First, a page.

Dynamic name of text file generated by Script Task in SSIS 2008

Friday, June 25, 2010 |

Today, I came up with one of the most useful script used by ETL developer. I used to see many questions about this issue so many times in different forums too.

We are going to generate text file by calling one stored procedure.  I have already written an article which generate text file as an output of Stored Procedure.  But It was using Flat File Destination task to generate text file and it was having static file name.

Here in this article we are going to use power of variables in SSIS. We will use the query and dynamic file name stored in variables. As a pre-requisite, let us create one table and stored procedure.

StudentID INT,
PassYear VARCHAR(10),
Grades int,
Increase INT,
Decrease INT

SELECT 1, '08-09', 3333,0,0 union all
SELECT 1, '09-10', 4252,25,0 union all
SELECT 2, '08-09', 2100,0,0 union all
SELECT 2, '09-10', 2002,0,-10

create proc usp_StudDetail 
 select StudentID,PassYear,Grades from StudDetail 

After creating this table and SP, let us create one new project in BIDS for SSIS.
1.)    Add one variable in variable window named “ExecuteSP”, datatype “String”
2.)    Add another variable named “DynamicFileName”, datatype “String”. We want dynamic value for this variable so in property window, set “True” in “EvaluateAsExpression” property
3.)    Click on ellipse button in “Expression” property to set the expression which make dynamic file name. Set following string in “Expression” which will generate dynamic file name

"DynamicFileName_" + (DT_WSTR,2) Day(GETDATE()) +(DT_WSTR,2) Month(GETDATE()) +(DT_WSTR,4) Year(GETDATE()) +(DT_WSTR,4) DatePart("mi",GETDATE())+(DT_WSTR,4) DatePart("second",GETDATE())+".txt"

To get clear idea about all these settings, look at the screen shot below.
Once you set up variables, now this is turn to set ado.net database connection.

In the connection manager at the bottom of the screen, right click and insert “New ado.net connection” and rename it to “AdoNetConn” from the property window. Look at the below screen shot.

Now, you are going to do real programming like you used to do in C# application, which is my favorite programming language. I am glad that Microsoft has given facility to write script in C# language in Microsoft Integration services 2008.

Anyway, add one script manager in your design area and double click on it to configure.  Select both variables which we have created in “ReadOnlyVariables” property and click on “Edit Script” button.  See below image for more information.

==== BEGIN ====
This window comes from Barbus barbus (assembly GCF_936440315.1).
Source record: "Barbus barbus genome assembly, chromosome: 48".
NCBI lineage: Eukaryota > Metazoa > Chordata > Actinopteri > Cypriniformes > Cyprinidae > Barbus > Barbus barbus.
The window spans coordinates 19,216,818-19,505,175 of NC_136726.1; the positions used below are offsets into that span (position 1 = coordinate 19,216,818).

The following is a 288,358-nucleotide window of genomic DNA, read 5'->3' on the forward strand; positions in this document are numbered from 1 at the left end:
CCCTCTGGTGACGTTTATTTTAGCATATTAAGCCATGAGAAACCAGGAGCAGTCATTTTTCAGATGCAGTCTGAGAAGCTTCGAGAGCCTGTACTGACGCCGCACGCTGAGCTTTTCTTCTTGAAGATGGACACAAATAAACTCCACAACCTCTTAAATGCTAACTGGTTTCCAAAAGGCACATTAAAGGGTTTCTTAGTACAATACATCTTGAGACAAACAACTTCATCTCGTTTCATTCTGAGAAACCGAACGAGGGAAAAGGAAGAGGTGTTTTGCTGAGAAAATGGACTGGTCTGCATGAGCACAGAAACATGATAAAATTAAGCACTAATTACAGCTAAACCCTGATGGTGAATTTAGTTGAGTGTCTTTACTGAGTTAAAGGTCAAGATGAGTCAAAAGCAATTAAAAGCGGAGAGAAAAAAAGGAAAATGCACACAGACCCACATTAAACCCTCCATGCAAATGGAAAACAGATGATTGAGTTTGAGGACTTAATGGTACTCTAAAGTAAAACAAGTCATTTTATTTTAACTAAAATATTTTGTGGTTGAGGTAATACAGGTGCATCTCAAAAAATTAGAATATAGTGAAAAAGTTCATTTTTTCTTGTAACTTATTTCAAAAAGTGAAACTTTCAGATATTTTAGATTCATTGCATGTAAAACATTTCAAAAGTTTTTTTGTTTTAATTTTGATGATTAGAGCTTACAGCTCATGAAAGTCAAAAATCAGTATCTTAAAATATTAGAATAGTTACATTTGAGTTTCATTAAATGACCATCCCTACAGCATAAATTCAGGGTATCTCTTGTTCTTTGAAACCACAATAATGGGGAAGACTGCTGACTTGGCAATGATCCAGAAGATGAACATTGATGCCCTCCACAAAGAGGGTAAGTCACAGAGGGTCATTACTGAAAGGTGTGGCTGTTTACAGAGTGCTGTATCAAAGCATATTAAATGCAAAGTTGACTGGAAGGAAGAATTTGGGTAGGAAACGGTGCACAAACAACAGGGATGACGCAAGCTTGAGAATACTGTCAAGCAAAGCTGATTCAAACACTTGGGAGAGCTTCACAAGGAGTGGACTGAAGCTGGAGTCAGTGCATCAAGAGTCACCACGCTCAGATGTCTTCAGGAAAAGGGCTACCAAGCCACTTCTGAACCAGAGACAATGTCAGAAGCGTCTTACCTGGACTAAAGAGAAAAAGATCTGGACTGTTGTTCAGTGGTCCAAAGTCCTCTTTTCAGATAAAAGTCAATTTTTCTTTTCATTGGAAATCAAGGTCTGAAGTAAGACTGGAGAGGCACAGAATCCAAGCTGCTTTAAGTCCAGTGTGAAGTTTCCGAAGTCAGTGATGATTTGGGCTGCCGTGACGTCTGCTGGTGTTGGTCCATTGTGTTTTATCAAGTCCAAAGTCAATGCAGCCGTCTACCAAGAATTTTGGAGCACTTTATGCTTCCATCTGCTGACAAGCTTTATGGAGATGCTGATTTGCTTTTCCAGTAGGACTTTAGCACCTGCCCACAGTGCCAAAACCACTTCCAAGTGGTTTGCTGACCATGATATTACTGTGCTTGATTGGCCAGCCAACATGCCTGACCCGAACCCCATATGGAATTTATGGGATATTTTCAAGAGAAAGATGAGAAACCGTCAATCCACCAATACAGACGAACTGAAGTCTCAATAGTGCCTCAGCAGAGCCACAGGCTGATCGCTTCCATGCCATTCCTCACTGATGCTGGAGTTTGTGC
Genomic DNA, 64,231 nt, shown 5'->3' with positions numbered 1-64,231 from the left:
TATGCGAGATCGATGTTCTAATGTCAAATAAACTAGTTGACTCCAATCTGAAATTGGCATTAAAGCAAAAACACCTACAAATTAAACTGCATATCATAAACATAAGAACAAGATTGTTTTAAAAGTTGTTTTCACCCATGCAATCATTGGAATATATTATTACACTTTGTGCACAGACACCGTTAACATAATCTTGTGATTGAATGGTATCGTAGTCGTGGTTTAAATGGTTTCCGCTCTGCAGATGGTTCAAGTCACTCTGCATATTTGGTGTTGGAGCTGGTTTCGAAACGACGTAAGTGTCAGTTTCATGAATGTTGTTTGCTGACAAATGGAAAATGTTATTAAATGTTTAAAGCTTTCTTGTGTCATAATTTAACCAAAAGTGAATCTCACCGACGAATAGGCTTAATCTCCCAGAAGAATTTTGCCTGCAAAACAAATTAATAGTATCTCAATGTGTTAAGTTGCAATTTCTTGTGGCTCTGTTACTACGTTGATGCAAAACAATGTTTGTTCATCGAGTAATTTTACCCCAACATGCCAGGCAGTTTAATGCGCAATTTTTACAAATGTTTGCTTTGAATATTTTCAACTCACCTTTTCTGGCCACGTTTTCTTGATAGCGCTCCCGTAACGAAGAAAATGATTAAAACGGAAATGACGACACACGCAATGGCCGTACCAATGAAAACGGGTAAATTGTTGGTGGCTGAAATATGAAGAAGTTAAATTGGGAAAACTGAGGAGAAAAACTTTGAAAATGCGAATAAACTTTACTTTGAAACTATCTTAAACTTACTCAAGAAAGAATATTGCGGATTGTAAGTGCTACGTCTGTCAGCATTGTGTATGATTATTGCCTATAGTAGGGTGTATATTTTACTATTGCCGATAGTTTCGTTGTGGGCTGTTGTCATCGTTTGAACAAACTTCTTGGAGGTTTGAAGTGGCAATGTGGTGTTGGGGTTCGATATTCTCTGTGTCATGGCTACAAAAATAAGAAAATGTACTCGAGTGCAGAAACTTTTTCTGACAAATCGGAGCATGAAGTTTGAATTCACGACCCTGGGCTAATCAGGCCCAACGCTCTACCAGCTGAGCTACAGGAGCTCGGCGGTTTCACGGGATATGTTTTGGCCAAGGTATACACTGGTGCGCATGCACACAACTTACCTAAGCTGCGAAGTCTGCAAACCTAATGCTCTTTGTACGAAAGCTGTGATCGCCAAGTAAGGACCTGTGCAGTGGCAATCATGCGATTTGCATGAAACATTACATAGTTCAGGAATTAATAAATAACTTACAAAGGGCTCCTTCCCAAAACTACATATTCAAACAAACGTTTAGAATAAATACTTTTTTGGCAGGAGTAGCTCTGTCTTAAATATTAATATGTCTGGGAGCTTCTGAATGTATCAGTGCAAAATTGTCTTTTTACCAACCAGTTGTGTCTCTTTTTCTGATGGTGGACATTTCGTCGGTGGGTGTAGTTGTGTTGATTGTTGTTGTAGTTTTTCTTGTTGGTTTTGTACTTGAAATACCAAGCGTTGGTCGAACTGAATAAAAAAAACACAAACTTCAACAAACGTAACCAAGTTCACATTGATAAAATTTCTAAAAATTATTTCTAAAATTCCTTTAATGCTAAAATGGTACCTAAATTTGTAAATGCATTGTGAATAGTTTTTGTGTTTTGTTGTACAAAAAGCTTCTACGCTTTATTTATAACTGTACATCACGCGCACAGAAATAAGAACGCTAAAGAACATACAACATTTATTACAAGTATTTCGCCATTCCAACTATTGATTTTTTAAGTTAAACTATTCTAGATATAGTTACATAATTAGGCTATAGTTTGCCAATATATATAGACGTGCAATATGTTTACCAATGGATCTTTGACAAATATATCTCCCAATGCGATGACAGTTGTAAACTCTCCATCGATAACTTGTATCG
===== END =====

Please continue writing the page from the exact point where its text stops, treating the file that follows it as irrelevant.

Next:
Now, write down following script in your MAIN method.

//storing dynamic file name in strFileName varialbe
            string strFileName = Dts.Variables["DynamicFileName"].Value.ToString();

            //storing our TSQL in strSQL variable
            string strSQL = Dts.Variables["ExecuteSP"].Value.ToString();

            //storing the directory in strDir where our dynamic text file will be generated.
            string strDir = "D:\\SSIS\\";

            //getting connection string in strConn from the ado.net connection manager we have added in design time
            string strConn = this.Dts.Connections["AdoNetConn"].ConnectionString.ToString();

            string strLine = "";

            System.Data.SqlClient.SqlConnection sqlConn = new System.Data.SqlClient.SqlConnection(strConn);
            System.Data.SqlClient.SqlCommand sqlCmd = new System.Data.SqlClient.SqlCommand(strSQL, sqlConn);
            System.Data.SqlClient.SqlDataReader dr;
            dr = sqlCmd.ExecuteReader();

            //getting column header and writing it to file
            for (int i = 0; i < dr.FieldCount; i++)
                strLine = strLine + dr.GetName(i).ToString() + "|";

            strLine = strLine.Substring(0, strLine.Length - 1);

            System.IO.StreamWriter sw = new System.IO.StreamWriter(strDir + strFileName, true);
            sw = null;
            //writing record set to file
            while (dr.Read())
                strLine = "";

                for (int i = 0; i < dr.FieldCount; i++)
                    strLine = strLine + dr.GetValue(i).ToString() + "|";
                strLine = strLine.Substring(0, strLine.Length - 1);

                System.IO.StreamWriter sw1 = new System.IO.StreamWriter(strDir + strFileName, true);
                sw1 = null;


            // TODO: Add your code here
            Dts.TaskResult = (int)ScriptResults.Success;

This is just a sample script to demonstrate; you can make it more generic, divide it into smaller function and call that in MAIN method.

Anyway, you are now ready to run package by hitting F5 after writing script, close script edition and close “Script task editor”.

Reference: Ritesh Shah
Note: Microsoft Books online is a default reference of all articles but examples and explanations prepared by Ritesh Shah, founder of